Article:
Historically Speaking: The Game of Queens and Grandmasters
Chess has captivated minds for 1,500 years, surviving religious condemnation, Napoleonic exile and even the Russian Revolution
April 15, 2022
Fifty years ago, the American chess grandmaster Bobby Fischer played the reigning world champion Boris Spassky at the “Match of the Century” in Reykjavik, Iceland. The Cold War was at its height, and the Soviets had held the title since 1948. More was riding on the competition than just the prize money.
The press portrayed the Fischer-Spassky match as a duel between the East and the West. But for the West to win, Fischer had to play, and the temperamental chess genius wouldn’t agree to the terms. He boycotted the opening ceremony on July 1, 1972, prompting then-National Security Adviser Henry Kissinger to call Fischer and tell him that it was his patriotic duty to go out there and play. Fischer relented—and won, using the Queen’s Gambit in game 9 (a move made famous by the Netflix series about a fictional woman chess player).
The Fischer-Spassky match reignited global enthusiasm for a 1,500-year-old game. From its probable origins in India around the 6th century, the basic idea of chess spread rapidly across Asia, the Middle East and Europe. Religious authorities initially condemned the game; even so, the ability to play became an indispensable part of courtly culture.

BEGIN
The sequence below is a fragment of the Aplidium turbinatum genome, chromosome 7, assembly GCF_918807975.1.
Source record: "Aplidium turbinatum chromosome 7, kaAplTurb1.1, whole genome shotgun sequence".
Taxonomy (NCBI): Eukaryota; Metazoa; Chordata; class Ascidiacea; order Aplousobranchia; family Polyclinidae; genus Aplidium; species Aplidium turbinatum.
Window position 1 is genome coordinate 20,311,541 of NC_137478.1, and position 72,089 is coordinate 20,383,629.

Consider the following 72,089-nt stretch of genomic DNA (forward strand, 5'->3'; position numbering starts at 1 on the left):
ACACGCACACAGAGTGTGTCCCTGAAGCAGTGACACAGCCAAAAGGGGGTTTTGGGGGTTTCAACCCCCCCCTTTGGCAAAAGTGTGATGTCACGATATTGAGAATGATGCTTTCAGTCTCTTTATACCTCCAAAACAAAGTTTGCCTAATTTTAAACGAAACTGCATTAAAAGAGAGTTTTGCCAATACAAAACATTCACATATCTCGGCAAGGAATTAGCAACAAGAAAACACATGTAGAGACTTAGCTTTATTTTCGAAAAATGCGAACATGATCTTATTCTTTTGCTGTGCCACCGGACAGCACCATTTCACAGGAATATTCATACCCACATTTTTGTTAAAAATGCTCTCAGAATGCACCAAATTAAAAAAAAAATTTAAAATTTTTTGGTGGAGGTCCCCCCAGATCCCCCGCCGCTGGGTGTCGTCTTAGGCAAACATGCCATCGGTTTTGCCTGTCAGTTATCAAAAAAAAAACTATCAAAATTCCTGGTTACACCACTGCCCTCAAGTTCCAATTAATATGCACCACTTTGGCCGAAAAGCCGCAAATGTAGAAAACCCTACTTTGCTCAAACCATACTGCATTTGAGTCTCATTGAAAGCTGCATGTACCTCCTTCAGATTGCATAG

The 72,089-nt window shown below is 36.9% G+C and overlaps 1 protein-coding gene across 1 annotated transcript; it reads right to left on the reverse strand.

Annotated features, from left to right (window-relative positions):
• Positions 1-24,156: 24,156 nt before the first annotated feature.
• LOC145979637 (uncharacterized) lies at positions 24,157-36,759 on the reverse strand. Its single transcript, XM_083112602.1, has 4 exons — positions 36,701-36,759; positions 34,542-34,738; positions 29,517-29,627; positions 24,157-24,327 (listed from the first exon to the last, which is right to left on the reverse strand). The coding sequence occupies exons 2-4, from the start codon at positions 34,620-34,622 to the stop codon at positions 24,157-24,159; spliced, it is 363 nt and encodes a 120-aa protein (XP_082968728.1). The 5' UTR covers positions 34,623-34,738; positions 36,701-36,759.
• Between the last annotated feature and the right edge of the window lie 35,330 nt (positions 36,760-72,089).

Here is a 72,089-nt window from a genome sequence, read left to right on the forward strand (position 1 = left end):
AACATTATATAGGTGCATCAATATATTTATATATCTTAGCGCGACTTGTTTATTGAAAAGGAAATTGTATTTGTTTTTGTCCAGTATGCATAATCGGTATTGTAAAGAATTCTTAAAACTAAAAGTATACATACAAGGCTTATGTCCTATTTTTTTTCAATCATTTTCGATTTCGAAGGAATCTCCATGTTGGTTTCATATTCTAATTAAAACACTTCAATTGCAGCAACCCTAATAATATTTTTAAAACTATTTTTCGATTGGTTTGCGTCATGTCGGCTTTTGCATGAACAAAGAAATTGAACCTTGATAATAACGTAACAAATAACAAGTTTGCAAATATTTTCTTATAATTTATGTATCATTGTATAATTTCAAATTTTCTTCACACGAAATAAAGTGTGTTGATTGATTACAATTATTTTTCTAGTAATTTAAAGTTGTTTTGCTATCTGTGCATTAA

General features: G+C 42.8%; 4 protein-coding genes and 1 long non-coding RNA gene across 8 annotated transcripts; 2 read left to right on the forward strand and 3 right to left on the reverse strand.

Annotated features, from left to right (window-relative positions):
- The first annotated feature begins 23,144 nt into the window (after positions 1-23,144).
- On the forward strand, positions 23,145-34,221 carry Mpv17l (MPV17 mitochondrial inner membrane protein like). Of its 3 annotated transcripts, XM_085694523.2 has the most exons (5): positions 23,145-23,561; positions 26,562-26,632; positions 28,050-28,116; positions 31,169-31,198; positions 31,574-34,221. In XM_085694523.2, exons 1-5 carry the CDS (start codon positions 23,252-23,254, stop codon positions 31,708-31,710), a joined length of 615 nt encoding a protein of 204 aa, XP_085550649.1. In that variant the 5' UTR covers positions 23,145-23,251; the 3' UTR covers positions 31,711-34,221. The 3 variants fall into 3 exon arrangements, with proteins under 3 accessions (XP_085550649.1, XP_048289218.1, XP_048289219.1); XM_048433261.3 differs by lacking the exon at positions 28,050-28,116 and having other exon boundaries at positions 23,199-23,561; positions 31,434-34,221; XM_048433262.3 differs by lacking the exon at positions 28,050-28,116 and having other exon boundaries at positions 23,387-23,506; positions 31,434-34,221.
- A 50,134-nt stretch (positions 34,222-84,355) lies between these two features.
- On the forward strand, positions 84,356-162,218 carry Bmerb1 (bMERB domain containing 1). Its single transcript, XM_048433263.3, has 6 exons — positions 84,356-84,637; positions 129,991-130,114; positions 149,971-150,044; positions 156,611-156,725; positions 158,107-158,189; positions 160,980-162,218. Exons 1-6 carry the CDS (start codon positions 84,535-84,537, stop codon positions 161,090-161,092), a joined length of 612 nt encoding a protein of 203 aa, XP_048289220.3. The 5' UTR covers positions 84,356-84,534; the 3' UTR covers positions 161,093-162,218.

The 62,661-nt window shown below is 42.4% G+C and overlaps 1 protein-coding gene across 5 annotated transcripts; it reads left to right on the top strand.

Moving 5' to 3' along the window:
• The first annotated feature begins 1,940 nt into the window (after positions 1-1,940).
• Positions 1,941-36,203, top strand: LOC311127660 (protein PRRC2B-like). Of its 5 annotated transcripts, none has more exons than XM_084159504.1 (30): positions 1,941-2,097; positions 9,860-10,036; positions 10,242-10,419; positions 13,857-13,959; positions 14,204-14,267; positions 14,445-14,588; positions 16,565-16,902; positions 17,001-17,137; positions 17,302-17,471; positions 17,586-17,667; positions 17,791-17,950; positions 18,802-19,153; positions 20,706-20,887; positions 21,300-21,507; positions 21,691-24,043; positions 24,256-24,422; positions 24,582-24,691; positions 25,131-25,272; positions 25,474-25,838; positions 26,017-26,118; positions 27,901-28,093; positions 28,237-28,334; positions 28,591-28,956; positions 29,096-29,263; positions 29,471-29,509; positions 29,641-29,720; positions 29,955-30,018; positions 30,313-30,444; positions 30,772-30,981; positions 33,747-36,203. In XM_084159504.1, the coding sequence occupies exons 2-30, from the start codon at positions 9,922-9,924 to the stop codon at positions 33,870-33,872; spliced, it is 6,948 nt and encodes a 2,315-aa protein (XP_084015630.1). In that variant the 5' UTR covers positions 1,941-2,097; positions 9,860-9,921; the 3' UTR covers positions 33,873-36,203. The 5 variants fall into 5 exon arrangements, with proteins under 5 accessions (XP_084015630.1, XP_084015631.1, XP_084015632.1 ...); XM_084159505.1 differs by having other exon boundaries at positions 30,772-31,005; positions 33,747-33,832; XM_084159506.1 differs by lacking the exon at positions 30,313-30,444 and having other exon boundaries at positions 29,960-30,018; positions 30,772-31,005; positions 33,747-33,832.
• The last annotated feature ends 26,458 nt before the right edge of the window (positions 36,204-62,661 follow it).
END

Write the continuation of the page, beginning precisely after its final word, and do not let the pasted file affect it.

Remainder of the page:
Chess was a slow-moving game until the 1470s, when new rules were introduced that made it faster and more aggressive. The most important changes were greater mobility for the bishops and the transformation of the queen into the most powerful piece on the board. The instigator remains unknown, although the tradition seems to have started in Spain, inspired, perhaps, by Queen Isabella who ruled jointly with King Ferdinand.
The game captivated some of the greatest minds of the Renaissance. Around 1500, the Italian mathematician Luca Pacioli, known as the Father of Accounting, analyzed more than 100 plays and strategies in “De ludo schaccorum” (On the Game of Chess). The hand of Leonardo da Vinci has been detected in some of the illustrations in the only known copy of the book.